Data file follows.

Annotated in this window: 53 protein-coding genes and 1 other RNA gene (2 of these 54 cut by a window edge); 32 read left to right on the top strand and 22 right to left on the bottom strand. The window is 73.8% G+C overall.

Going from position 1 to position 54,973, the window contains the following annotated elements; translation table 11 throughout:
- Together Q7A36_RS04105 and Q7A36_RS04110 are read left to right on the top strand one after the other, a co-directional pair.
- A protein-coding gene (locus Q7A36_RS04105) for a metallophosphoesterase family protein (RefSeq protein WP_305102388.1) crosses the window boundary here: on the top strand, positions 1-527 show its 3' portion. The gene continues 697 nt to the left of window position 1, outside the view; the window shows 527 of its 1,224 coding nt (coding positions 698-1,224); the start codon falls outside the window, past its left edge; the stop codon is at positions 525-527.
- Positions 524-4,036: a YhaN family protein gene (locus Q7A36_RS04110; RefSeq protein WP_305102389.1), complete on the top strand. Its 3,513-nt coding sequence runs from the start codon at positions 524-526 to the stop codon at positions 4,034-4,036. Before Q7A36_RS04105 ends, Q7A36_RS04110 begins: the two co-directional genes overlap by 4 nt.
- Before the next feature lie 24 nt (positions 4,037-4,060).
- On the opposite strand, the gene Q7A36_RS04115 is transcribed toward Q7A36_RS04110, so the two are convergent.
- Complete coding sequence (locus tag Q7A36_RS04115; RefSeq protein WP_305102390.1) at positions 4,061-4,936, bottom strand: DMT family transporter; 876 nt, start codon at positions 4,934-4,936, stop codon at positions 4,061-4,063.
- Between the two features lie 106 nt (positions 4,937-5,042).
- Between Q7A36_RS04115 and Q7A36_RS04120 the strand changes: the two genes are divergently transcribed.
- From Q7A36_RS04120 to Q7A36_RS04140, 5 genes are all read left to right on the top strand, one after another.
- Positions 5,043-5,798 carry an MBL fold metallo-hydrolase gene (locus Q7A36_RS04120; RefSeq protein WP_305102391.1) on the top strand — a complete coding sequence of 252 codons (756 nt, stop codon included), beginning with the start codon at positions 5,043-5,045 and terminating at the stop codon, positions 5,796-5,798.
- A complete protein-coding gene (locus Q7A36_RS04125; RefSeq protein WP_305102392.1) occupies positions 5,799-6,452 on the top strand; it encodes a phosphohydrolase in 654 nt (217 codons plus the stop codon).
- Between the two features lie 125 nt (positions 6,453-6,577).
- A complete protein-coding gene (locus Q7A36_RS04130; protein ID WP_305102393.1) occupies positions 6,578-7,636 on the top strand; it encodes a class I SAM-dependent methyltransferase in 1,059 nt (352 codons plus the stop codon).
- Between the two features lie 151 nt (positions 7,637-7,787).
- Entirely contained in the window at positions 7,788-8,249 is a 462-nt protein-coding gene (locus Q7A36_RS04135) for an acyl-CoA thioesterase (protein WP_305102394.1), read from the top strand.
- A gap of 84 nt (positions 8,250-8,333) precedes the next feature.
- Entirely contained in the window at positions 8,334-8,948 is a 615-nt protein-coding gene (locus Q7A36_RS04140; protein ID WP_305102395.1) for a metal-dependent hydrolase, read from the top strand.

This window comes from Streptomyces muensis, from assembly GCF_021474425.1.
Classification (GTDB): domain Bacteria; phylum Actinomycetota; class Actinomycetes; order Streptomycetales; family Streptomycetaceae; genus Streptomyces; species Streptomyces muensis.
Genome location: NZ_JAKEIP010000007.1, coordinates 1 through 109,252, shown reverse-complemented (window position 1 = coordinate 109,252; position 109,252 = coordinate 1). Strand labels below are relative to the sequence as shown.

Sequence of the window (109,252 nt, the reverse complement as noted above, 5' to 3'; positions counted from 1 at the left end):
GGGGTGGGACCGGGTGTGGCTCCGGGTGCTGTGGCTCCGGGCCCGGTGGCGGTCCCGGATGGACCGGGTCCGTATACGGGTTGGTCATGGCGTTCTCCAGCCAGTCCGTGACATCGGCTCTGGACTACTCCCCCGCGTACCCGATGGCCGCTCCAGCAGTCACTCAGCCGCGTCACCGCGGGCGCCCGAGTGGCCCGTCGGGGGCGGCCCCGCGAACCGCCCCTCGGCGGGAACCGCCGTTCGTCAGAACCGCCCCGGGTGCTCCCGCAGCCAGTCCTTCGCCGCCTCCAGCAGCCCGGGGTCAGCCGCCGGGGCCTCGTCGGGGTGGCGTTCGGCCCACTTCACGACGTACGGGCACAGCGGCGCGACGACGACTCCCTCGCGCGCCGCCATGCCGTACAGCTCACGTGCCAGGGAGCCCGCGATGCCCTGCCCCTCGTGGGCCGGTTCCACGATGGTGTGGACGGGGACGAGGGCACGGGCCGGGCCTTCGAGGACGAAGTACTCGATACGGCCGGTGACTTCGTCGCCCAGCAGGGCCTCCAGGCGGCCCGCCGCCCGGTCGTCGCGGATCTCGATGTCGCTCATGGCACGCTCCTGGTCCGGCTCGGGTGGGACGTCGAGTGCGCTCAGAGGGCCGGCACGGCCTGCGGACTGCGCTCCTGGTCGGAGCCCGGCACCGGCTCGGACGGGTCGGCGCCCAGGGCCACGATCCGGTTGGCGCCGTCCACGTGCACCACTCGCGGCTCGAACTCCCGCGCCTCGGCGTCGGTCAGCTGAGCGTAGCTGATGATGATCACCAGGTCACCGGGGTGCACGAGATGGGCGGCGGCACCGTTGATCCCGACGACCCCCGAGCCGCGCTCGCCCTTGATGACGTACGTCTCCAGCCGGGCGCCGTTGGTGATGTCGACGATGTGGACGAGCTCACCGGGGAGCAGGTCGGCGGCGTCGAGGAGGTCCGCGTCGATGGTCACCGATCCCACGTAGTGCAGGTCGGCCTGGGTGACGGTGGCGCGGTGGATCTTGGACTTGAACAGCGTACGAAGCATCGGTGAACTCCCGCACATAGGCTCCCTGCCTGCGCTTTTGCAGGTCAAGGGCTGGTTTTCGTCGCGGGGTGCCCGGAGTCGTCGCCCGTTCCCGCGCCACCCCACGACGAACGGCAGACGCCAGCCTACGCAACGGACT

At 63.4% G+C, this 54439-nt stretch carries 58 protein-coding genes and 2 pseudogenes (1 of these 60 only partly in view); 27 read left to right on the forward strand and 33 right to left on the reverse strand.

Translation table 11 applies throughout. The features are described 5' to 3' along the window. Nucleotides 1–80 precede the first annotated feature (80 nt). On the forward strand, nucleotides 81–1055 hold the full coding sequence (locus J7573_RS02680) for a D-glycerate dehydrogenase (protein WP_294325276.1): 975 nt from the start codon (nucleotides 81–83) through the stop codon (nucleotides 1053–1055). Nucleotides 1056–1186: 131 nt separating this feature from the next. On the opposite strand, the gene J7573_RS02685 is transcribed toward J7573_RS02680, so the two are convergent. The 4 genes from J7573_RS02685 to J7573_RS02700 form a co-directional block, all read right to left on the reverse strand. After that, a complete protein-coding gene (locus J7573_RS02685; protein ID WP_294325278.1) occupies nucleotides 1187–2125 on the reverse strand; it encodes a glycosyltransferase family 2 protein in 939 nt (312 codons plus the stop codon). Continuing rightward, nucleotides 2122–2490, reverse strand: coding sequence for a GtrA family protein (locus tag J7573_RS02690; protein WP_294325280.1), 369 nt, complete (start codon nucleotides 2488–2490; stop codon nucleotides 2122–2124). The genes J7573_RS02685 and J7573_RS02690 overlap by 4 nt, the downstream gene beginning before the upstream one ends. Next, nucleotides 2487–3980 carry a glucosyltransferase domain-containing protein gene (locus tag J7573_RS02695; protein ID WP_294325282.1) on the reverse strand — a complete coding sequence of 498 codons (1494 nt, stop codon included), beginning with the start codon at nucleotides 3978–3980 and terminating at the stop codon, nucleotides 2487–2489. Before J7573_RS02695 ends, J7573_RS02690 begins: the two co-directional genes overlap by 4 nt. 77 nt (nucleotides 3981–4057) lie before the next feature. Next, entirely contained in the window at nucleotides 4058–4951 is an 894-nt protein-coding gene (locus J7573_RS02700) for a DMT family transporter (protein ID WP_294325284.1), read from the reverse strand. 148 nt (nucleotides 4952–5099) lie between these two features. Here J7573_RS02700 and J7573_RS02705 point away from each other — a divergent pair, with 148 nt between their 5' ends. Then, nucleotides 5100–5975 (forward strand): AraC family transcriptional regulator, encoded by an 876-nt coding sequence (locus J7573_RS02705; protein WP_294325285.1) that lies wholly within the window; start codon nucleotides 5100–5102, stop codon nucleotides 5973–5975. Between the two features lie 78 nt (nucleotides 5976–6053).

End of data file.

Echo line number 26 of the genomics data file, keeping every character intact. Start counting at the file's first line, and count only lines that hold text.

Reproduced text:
Translation table 11 applies throughout. The features are described 5' to 3' along the window. Nucleotides 1–80 precede the first annotated feature (80 nt). On the forward strand, nucleotides 81–1055 hold the full coding sequence (locus J7573_RS02680) for a D-glycerate dehydrogenase (protein WP_294325276.1): 975 nt from the start codon (nucleotides 81–83) through the stop codon (nucleotides 1053–1055). Nucleotides 1056–1186: 131 nt separating this feature from the next. On the opposite strand, the gene J7573_RS02685 is transcribed toward J7573_RS02680, so the two are convergent. The 4 genes from J7573_RS02685 to J7573_RS02700 form a co-directional block, all read right to left on the reverse strand. After that, a complete protein-coding gene (locus J7573_RS02685; protein ID WP_294325278.1) occupies nucleotides 1187–2125 on the reverse strand; it encodes a glycosyltransferase family 2 protein in 939 nt (312 codons plus the stop codon). Continuing rightward, nucleotides 2122–2490, reverse strand: coding sequence for a GtrA family protein (locus tag J7573_RS02690; protein WP_294325280.1), 369 nt, complete (start codon nucleotides 2488–2490; stop codon nucleotides 2122–2124). The genes J7573_RS02685 and J7573_RS02690 overlap by 4 nt, the downstream gene beginning before the upstream one ends. Next, nucleotides 2487–3980 carry a glucosyltransferase domain-containing protein gene (locus tag J7573_RS02695; protein ID WP_294325282.1) on the reverse strand — a complete coding sequence of 498 codons (1494 nt, stop codon included), beginning with the start codon at nucleotides 3978–3980 and terminating at the stop codon, nucleotides 2487–2489. Before J7573_RS02695 ends, J7573_RS02690 begins: the two co-directional genes overlap by 4 nt. 77 nt (nucleotides 3981–4057) lie before the next feature. Next, entirely contained in the window at nucleotides 4058–4951 is an 894-nt protein-coding gene (locus J7573_RS02700) for a DMT family transporter (protein ID WP_294325284.1), read from the reverse strand. 148 nt (nucleotides 4952–5099) lie between these two features. Here J7573_RS02700 and J7573_RS02705 point away from each other — a divergent pair, with 148 nt between their 5' ends. Then, nucleotides 5100–5975 (forward strand): AraC family transcriptional regulator, encoded by an 876-nt coding sequence (locus J7573_RS02705; protein WP_294325285.1) that lies wholly within the window; start codon nucleotides 5100–5102, stop codon nucleotides 5973–5975. Between the two features lie 78 nt (nucleotides 5976–6053).